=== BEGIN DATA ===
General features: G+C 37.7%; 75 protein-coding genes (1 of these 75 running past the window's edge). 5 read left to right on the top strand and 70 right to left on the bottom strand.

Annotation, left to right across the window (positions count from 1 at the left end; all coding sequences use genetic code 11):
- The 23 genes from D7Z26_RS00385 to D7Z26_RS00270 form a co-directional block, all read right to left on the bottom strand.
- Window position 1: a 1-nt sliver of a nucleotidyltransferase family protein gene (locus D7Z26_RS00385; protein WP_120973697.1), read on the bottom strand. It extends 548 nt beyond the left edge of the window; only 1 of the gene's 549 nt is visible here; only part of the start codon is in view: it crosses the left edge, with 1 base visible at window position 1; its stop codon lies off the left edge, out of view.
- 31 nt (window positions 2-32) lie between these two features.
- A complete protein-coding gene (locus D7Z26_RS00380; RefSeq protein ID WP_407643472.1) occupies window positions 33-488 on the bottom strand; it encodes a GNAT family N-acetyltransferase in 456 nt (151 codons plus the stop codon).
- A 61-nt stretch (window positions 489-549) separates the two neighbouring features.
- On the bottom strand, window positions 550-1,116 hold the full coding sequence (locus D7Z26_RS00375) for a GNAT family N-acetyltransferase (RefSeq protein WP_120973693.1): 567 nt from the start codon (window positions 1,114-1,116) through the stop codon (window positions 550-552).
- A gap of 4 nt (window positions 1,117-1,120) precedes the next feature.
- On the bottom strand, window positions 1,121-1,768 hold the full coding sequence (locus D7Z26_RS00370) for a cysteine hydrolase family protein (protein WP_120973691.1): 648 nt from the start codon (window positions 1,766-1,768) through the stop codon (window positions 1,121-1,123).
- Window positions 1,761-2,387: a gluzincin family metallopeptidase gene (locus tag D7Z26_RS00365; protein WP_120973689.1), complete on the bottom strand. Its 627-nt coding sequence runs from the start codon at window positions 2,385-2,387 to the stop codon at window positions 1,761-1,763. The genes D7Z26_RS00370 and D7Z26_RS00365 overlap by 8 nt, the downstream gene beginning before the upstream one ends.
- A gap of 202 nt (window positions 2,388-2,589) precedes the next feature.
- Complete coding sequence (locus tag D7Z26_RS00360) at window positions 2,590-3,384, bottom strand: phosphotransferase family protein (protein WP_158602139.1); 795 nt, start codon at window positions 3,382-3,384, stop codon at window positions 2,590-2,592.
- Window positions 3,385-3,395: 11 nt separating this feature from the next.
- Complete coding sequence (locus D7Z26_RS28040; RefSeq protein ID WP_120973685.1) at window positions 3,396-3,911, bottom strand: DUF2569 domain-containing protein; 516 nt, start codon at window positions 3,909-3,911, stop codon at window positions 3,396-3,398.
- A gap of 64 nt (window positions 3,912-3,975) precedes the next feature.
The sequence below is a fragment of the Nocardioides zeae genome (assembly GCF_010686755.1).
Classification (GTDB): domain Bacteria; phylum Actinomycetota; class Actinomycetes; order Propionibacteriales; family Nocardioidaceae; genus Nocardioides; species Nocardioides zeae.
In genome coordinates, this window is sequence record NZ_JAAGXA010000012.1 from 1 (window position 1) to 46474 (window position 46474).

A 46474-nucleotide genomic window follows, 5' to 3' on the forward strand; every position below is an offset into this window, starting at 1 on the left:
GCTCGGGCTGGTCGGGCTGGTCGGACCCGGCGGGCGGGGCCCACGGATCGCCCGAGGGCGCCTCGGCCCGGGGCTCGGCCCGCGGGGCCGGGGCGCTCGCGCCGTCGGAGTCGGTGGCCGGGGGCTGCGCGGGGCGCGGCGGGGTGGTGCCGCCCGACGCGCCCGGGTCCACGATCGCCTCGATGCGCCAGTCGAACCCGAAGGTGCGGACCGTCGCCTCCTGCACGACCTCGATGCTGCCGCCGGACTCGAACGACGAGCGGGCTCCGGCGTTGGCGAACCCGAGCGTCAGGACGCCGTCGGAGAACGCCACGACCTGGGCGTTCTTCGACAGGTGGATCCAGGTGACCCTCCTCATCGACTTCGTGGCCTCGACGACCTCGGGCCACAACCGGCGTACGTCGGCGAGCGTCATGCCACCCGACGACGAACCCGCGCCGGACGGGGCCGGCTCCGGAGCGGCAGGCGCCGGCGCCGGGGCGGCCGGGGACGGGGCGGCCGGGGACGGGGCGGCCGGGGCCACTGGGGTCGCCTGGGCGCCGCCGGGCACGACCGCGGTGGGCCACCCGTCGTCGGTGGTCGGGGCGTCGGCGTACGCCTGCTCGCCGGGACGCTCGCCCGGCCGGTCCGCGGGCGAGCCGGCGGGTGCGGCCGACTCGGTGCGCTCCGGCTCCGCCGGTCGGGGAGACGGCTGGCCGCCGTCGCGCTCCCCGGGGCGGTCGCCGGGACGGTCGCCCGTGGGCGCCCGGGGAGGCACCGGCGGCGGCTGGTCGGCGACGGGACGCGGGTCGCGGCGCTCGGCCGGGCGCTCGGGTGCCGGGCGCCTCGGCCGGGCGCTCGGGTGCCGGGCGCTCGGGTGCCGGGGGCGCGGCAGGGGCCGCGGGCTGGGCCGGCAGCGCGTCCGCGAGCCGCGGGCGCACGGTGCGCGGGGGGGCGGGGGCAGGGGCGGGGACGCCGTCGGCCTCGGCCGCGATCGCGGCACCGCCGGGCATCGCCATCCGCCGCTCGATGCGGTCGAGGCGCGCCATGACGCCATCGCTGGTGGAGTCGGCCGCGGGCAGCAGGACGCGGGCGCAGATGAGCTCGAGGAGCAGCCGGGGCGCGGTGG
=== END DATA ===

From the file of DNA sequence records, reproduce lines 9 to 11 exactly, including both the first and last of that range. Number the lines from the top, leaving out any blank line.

- A gap of 4 nt (window positions 1,117-1,120) precedes the next feature.
- On the bottom strand, window positions 1,121-1,768 hold the full coding sequence (locus D7Z26_RS00370) for a cysteine hydrolase family protein (protein WP_120973691.1): 648 nt from the start codon (window positions 1,766-1,768) through the stop codon (window positions 1,121-1,123).
- Window positions 1,761-2,387: a gluzincin family metallopeptidase gene (locus tag D7Z26_RS00365; protein WP_120973689.1), complete on the bottom strand. Its 627-nt coding sequence runs from the start codon at window positions 2,385-2,387 to the stop codon at window positions 1,761-1,763. The genes D7Z26_RS00370 and D7Z26_RS00365 overlap by 8 nt, the downstream gene beginning before the upstream one ends.